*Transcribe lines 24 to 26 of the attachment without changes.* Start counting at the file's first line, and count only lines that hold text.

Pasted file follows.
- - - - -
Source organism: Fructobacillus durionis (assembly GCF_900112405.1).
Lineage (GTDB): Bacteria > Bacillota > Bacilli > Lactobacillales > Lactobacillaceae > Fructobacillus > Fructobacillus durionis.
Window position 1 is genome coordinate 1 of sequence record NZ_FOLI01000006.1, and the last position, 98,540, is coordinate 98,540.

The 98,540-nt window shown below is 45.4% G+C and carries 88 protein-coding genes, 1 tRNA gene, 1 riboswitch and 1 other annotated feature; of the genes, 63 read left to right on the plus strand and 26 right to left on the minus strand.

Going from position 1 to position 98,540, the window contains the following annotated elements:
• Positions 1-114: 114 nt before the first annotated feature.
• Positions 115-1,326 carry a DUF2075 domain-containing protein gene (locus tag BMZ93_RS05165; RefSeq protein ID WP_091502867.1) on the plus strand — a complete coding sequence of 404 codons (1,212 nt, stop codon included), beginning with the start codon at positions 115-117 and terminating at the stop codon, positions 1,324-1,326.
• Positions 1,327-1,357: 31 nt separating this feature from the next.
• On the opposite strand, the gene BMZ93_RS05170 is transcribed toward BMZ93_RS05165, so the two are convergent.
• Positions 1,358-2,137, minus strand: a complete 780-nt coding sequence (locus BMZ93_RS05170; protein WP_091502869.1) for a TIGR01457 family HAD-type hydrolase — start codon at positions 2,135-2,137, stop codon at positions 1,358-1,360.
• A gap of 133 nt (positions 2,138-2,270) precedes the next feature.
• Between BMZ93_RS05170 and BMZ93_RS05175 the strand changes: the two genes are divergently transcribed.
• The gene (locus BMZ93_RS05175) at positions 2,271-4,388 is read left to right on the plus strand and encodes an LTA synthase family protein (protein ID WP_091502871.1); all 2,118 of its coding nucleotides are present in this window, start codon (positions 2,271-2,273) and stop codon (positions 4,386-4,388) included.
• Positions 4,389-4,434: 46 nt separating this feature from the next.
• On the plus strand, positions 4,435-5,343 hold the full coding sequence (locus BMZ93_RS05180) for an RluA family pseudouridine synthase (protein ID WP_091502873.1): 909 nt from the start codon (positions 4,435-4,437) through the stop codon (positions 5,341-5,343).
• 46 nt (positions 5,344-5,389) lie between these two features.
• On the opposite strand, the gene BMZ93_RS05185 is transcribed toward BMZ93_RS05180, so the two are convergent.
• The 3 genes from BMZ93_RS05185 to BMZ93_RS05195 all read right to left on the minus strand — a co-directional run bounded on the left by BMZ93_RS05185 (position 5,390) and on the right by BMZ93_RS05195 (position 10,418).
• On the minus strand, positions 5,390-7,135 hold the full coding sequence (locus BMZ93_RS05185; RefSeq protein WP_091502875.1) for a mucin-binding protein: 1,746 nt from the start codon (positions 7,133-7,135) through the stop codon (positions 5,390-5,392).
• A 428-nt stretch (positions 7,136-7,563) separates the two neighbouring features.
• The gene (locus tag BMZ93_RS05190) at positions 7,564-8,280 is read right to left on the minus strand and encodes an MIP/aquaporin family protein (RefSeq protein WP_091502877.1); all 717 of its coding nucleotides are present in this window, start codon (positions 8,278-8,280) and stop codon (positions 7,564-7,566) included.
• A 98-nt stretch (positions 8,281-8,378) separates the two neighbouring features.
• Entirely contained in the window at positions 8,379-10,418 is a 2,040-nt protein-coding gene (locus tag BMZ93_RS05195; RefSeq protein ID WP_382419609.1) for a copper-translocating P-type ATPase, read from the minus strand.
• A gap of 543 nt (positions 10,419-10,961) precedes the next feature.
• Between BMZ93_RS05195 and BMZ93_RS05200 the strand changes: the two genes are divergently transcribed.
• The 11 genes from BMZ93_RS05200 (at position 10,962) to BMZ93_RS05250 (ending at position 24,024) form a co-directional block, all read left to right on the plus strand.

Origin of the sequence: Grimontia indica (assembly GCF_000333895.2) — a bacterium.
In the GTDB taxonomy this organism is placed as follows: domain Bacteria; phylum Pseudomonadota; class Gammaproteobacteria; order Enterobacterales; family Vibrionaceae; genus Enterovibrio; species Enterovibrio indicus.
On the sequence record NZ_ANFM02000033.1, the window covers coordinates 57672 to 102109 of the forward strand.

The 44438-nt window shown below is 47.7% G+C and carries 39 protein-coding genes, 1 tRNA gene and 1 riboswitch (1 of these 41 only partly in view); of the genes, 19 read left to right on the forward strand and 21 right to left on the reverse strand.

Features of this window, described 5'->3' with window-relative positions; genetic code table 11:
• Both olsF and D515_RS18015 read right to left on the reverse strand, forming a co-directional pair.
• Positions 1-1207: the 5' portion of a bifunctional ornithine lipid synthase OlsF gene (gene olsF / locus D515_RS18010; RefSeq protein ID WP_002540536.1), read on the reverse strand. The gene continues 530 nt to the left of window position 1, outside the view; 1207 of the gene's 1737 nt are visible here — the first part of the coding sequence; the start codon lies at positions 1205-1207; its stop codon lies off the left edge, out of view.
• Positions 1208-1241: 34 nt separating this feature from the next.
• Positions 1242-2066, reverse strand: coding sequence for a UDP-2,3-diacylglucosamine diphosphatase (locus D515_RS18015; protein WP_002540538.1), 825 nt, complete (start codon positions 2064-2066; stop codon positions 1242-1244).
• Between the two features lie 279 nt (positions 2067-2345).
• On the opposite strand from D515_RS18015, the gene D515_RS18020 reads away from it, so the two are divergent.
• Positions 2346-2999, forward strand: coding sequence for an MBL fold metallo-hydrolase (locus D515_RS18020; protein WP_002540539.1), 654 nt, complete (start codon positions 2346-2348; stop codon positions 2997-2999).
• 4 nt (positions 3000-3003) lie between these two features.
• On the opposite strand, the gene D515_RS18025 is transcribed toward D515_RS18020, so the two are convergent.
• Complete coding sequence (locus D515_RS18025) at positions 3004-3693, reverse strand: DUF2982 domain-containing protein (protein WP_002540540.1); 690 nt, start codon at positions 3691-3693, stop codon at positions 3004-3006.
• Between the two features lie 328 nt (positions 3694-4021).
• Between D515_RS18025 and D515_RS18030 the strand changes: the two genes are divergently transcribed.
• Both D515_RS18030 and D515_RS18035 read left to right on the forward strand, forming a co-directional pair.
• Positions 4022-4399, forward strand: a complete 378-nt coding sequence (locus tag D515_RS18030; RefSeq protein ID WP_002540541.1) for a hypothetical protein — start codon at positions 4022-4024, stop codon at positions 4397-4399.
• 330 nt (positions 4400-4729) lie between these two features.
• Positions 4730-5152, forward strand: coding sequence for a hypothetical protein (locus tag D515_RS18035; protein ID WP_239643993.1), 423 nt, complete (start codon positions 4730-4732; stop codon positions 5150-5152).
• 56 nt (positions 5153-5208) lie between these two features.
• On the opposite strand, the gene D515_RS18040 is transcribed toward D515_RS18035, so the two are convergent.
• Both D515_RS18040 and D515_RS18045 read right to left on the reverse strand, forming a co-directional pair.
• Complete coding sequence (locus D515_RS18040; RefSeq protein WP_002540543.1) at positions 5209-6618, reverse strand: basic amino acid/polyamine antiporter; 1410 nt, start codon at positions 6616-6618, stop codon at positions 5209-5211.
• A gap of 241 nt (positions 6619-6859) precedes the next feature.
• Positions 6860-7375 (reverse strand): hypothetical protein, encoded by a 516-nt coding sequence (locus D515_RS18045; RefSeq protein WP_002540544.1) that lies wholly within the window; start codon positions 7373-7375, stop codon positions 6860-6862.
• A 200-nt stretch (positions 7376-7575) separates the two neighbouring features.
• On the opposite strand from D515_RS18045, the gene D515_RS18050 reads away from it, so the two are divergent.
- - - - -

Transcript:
• A gap of 543 nt (positions 10,419-10,961) precedes the next feature.
• Between BMZ93_RS05195 and BMZ93_RS05200 the strand changes: the two genes are divergently transcribed.
• The 11 genes from BMZ93_RS05200 (at position 10,962) to BMZ93_RS05250 (ending at position 24,024) form a co-directional block, all read left to right on the plus strand.